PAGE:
Since Tintin first appeared in early 1929, he has presented something of a Janus face to those who might admire his exploits. On one hand, there is the brainy boy reporter—patron saint of bookish children, virtuous young men, and (judging from the flurry of confessional tributes that tend to crop up in print) servants of the Fourth Estate. On the other, there’s the rakehell action hero who has no compunction about clocking punches, stealing property, dropping bigoted remarks, and shirking his professional tasks. Tintin is a journalist in the sense Jake Barnes is a journalist: The profession gives him a job title and the resources to roam as “world reporter number one,” even as we never see him doing work that might garner the backing of an editor. Unlike Jake Barnes, though, he is curiously immune to anything resembling a worldly pleasure. Tintin rarely eats or drinks to excess. He is not much given to sightseeing, despite his frequent travels. His erotic life, in Hergé’s books, is so starkly unrealized as to provoke wild speculation. One recent Tintin close reader, Jean-Marie Apostolidès, proposed that every bursting Champagne bottle is a proxy for the man-child’s repressed homosexual desire. Elsewhere, it has been suggested Tintin has an unsavory interest in his dog.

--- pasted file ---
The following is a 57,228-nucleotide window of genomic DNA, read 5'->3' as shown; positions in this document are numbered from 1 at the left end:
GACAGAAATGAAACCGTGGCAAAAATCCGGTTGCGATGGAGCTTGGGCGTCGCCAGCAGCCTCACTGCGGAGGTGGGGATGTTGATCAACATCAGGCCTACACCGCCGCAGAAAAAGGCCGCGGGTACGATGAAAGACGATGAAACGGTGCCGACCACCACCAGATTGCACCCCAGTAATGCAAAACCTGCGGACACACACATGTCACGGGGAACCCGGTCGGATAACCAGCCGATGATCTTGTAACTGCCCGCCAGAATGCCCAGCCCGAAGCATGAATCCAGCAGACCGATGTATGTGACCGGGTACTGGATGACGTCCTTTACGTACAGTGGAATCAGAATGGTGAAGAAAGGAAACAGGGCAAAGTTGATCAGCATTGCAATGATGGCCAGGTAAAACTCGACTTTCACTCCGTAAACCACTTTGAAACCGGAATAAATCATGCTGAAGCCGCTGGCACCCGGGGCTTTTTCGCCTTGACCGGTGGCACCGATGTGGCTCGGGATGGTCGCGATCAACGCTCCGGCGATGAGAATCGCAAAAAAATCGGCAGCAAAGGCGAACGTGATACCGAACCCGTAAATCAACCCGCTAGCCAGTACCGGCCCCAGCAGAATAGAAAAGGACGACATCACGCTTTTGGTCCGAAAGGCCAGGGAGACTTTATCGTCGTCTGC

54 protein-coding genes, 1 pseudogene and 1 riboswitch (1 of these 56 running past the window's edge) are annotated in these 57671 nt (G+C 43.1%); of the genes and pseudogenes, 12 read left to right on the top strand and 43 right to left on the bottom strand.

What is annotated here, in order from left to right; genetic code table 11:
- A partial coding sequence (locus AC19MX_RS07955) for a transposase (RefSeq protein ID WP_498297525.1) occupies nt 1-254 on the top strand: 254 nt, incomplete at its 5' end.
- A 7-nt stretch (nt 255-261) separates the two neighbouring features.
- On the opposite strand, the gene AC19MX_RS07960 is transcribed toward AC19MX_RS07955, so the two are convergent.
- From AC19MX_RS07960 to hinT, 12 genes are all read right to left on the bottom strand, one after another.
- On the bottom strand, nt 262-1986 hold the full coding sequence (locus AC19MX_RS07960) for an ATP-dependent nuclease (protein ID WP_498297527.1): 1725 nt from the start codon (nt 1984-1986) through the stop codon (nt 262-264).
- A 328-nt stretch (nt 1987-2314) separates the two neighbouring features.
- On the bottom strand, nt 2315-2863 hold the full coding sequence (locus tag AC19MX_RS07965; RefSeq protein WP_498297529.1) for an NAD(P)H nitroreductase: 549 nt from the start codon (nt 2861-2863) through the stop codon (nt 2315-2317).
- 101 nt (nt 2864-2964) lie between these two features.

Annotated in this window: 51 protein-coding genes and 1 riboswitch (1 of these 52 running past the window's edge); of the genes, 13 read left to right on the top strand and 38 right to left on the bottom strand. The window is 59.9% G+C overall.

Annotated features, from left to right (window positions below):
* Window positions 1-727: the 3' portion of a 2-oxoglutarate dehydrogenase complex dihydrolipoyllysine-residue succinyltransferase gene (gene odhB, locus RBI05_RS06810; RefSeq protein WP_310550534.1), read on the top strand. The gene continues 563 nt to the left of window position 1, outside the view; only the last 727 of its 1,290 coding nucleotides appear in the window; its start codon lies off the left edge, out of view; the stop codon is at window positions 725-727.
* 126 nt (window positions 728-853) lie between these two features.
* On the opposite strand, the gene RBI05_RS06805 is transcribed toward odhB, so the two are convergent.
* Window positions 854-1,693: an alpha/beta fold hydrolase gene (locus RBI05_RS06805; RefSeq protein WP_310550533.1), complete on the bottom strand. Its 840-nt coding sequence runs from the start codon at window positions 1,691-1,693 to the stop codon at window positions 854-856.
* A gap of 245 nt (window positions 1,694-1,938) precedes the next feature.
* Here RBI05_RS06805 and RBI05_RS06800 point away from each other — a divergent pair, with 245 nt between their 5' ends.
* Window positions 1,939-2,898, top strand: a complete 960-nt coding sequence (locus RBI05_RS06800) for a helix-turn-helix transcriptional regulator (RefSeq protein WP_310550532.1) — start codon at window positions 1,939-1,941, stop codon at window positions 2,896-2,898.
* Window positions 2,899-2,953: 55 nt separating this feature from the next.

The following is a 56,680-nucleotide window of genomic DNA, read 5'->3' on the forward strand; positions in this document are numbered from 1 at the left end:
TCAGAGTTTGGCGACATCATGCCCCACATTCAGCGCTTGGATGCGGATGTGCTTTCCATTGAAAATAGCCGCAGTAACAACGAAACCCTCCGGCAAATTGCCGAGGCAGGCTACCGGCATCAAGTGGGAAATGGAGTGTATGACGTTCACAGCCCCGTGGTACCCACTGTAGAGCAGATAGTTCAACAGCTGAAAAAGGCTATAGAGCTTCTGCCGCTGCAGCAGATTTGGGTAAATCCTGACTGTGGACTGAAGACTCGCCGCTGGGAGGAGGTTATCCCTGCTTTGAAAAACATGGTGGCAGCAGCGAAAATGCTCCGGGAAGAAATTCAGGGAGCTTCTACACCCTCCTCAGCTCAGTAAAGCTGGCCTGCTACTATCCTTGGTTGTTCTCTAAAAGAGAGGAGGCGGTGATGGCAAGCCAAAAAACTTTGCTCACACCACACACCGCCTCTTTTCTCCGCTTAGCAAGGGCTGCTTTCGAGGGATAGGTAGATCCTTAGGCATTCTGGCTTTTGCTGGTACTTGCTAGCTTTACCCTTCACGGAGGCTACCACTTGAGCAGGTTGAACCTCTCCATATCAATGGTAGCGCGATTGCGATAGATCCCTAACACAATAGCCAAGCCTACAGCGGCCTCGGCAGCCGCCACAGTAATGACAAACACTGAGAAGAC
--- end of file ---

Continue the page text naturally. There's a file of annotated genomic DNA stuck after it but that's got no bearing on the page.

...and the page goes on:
For decades now, Tintin’s puzzling affect and quiet ambiguities have made the Hergé books a nesting ground for scholarship. A look through the literature of “Tintinology” turns up psychoanalytical exposition, semiotic analysis, historical criticism, and more—all based on the idea that there’s more to Hergé’s images and bubbled prose than meets the eye. This may be something of a wishful notion: Hergé’s chief goal in drawing Tintin was “clarity,” he said, not murky suggestion. And children (even in France) rarely get pulled into a comic book by semiotic gravity.